1. well said. this is such a horrific tragedy. it's heartbreaking to imagine what the family must be feeling. too bad the news can't resist to display raw emotion. hopefully most people will be able to avoid making it sectarian and yet acknowledge the faith of this young girl and honor her memory.

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  2. Lil, we really should't stay silent! It is really an UNACCEPTABLE crime! And thanks for writing this blog!

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  3. Don't thank me for this post, I had tears in my eyes all the time while watching her family say they want justice... this family deserves justice. And we should all do as much as we can to make sure they get it.

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  4. Allah yer7meh and may she RIP in heaven.

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  5. I was thinking the same thing about the safety of the SDL and GDL! They have their Christmas camps coming up. I hope they stay safe.

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  6. Totally agree... Plus people should start doing a bit of research before hiring the first person they meet for very low prices. Better pay a bit more and hire someone reliable and trust worthy...

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  7. Indeed- May her soul rest in peace!
    but we have a long road to go! Do you feel safe around security officers in Lebanon? They harass you as well!

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  8. yes and let's become a country filled with policeman and soldiers around each corner. that would be so cool!

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  9. this is a crime of death punishable by death or life sentence in accordance with the local law.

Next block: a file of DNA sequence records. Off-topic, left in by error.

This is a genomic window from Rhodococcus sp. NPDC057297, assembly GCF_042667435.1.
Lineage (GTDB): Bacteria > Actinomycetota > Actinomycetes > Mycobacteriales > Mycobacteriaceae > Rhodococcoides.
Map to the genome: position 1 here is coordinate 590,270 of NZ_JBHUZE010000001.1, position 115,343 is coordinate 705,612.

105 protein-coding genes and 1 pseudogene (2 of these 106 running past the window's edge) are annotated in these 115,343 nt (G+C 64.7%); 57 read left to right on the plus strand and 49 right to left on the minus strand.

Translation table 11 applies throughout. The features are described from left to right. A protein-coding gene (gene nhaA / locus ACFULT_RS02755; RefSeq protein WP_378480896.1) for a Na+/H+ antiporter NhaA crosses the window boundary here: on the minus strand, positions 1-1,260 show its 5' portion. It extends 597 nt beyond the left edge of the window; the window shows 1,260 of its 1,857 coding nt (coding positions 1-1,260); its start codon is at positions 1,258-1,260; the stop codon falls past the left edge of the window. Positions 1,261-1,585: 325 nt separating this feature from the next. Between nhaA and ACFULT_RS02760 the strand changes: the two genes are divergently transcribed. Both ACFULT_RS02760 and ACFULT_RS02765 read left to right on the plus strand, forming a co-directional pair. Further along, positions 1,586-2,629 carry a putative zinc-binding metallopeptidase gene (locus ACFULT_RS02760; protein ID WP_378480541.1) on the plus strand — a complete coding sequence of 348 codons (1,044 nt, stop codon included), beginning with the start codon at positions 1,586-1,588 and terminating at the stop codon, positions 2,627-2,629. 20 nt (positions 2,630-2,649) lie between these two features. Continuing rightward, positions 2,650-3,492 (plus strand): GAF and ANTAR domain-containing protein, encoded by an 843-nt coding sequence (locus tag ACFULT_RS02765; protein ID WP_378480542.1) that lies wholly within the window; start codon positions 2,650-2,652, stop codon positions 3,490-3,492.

all crimes are tragedies, and after each tragedy we as a society must reflect on what can be done to better ourselves for the future and lessen the risk of crimes repeating themselves, we shouldnt turn everything into a witch hunt.

    so turning this crime into a sectarian, chauvinistic or political issue is just blood milking.

    those who commit rape and theft crimes and cover their tracks with murder do it without thinking neither about wasta nor religion nor nationality, especially homicidal rape crimes.

    alluding to anything else apart from the crime itself is blood milking.

    the natour didnt need a wasta from anyone to act like a barbaric savage criminal moron, nor do rapists usually factor geopolitical and religious issues when they rape and kill someone like animals to hide their crime.

    the guy is an animal and its his crime and his responsibility, our responsibility as a society is to protect and be fair and not start wishful witch hunts. you want to think about something then think about this not about 'wasta or 'nationality', these sad crimes have been happening since the dawn of time we must lessen them from happening not milk them.